While grief is grief, there are different kinds of situations requiring different approaches. For example, the tragic death of a child is in a category of its own. Yet, the grief of a divorce is also profound. Grief from a suicide demands its own approach. And so it goes.

So, yes, while our trademark work is with pet grief, we are seeing more and more grievers coming to us for other losses too.

DHB: “Can you tell us more about the annual Animal Blessing event in October and its significance?”

Kaleel: Oh, it’s simple, lovely sweet event usually sponsored by one of the faith-based organizations, churches, etc.

We gather in an open field, sing a few songs, I talk briefly about what I consider the sacred nature of the human-animal  connection, and then people bring their animal friends close to me, or I go to them, and sometimes I use some “holy water” and simply say a few words thanking the animals for their presence. Thanking them for teaching us, for bringing out our better selves and sharing their lives with us.

One of my favorite events!!

DHB: “Can you share more about your international reach, such as your collaboration with Thembela Makhuba in South Africa? How does this global approach shape the work of Animal Talks?”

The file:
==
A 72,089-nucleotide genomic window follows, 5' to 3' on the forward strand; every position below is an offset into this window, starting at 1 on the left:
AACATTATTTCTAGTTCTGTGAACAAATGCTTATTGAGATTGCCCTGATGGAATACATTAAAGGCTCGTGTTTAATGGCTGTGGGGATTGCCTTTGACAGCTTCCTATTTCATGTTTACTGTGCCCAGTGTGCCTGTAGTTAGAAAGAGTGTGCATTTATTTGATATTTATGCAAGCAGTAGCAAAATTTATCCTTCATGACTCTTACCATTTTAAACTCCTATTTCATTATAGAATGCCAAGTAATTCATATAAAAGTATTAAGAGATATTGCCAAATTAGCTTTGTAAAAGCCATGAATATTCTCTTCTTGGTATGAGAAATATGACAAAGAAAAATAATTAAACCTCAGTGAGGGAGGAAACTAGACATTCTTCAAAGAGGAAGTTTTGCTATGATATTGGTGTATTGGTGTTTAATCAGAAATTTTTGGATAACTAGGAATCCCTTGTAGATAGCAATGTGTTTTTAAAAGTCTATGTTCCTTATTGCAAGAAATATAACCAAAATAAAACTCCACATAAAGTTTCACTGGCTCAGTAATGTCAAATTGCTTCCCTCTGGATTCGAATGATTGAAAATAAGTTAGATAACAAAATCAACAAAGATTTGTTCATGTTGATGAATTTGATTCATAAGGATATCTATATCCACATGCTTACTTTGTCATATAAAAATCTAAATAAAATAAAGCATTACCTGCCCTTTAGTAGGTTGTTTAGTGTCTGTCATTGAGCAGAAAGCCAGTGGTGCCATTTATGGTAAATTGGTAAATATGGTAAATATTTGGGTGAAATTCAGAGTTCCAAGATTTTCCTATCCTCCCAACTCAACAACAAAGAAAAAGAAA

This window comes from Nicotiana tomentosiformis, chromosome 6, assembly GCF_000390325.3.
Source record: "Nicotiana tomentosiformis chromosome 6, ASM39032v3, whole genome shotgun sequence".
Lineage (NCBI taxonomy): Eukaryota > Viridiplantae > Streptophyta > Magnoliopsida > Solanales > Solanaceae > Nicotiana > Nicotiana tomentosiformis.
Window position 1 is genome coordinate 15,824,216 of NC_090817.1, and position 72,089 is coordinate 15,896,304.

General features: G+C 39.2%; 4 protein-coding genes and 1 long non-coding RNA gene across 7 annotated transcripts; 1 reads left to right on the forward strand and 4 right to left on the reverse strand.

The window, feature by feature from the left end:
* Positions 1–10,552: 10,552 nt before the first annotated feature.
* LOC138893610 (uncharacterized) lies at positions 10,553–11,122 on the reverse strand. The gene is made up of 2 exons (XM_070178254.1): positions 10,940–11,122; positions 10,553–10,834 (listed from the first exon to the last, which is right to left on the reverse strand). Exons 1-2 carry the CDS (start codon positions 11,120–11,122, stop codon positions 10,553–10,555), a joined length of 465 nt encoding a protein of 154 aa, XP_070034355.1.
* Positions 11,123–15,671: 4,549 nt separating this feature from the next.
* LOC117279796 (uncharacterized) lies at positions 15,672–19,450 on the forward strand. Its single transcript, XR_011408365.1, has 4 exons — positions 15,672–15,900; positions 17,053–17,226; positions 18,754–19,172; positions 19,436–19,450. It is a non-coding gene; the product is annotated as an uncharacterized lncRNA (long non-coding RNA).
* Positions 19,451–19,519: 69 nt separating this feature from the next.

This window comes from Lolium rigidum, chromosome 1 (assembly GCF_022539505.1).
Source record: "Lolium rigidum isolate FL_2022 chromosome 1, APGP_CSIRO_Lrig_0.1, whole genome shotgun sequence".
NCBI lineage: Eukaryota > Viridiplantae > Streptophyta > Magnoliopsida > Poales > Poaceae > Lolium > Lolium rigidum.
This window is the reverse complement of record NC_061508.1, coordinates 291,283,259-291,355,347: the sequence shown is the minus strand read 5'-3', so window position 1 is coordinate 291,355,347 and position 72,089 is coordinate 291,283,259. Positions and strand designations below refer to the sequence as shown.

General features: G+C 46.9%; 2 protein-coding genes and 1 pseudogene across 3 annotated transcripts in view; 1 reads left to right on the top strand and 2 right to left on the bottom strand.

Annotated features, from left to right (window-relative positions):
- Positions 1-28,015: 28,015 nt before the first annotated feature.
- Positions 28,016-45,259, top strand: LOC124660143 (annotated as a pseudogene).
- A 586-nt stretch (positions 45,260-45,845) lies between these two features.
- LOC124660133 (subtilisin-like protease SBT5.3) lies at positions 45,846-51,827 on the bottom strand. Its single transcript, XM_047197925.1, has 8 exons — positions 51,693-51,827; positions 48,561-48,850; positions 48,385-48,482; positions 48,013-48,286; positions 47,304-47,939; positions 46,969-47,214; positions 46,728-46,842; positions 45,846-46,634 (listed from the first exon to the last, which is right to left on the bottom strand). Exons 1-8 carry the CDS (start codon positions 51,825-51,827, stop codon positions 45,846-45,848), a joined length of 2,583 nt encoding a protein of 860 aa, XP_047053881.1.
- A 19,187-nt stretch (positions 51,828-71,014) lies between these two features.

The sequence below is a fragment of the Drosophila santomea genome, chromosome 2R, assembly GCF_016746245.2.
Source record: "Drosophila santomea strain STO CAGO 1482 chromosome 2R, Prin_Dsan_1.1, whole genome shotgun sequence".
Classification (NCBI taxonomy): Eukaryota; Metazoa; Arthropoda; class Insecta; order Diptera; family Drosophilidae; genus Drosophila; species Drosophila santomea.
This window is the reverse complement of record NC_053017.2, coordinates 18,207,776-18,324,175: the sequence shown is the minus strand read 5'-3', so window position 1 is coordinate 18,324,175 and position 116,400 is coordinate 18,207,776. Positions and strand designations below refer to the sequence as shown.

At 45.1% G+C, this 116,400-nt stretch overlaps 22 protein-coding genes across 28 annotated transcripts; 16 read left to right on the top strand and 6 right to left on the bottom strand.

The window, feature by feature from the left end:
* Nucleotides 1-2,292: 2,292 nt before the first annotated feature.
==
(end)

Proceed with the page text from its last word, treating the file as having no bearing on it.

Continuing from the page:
Kaleel: As you can imagine, grief has no boundaries. And the coverage we have received from say People Magazine, London Podcasts, the Washington Post and multiple pet magazines are all accessible by an international audience. Perhaps especially Brainz magazine where I’m an executive contributor. Brainz is published in Sweden, and distributed to 65 countries with a readership of about 35,000.

So I suppose it’s inevitable that we have people reaching out to us from Germany, Portugal, Central America and so on. Our collaboration with Thembela is pretty straightforward. She’s our team leader and in charge of our extensive Social Media platforms and strategies. She also runs our monthly healing circle and provides a presence in a vital and important country, and extends our international reach

DHB: “Where do you see Animal Talks in the coming 5-years?”

Kaleel: Yes, the question that keeps us awake at night. Or at least one of the questions.

I think we made an internal decision that while our grief counseling work, Healing Circle and Workshops are critical to our identity, and are our basic to our mission, our goal is really to be active and forceful as “Thought Leaders” in the field of Pet Grief and grief work in general-and the animal-human-nature global nexus.

I think we want more speaking engagements. More small-group webinars. More talk show appearances, more faith-based participation-all those things that allow us to spread the word that Speciesism is an existential threat, and by affirming the unique and sacred bond between people and animals, we can move away from the cruelty and abuse to our precious planet.

Animals know this world in ways we never will, and by extending personhood to them, we evolve into more totally compassionate beings. That’s our ultimate goal

For now, we stand humbly waiting to help all who suffer from the loss of what they love.

Kaleel can be reached at kaleel@animaltalksinc.com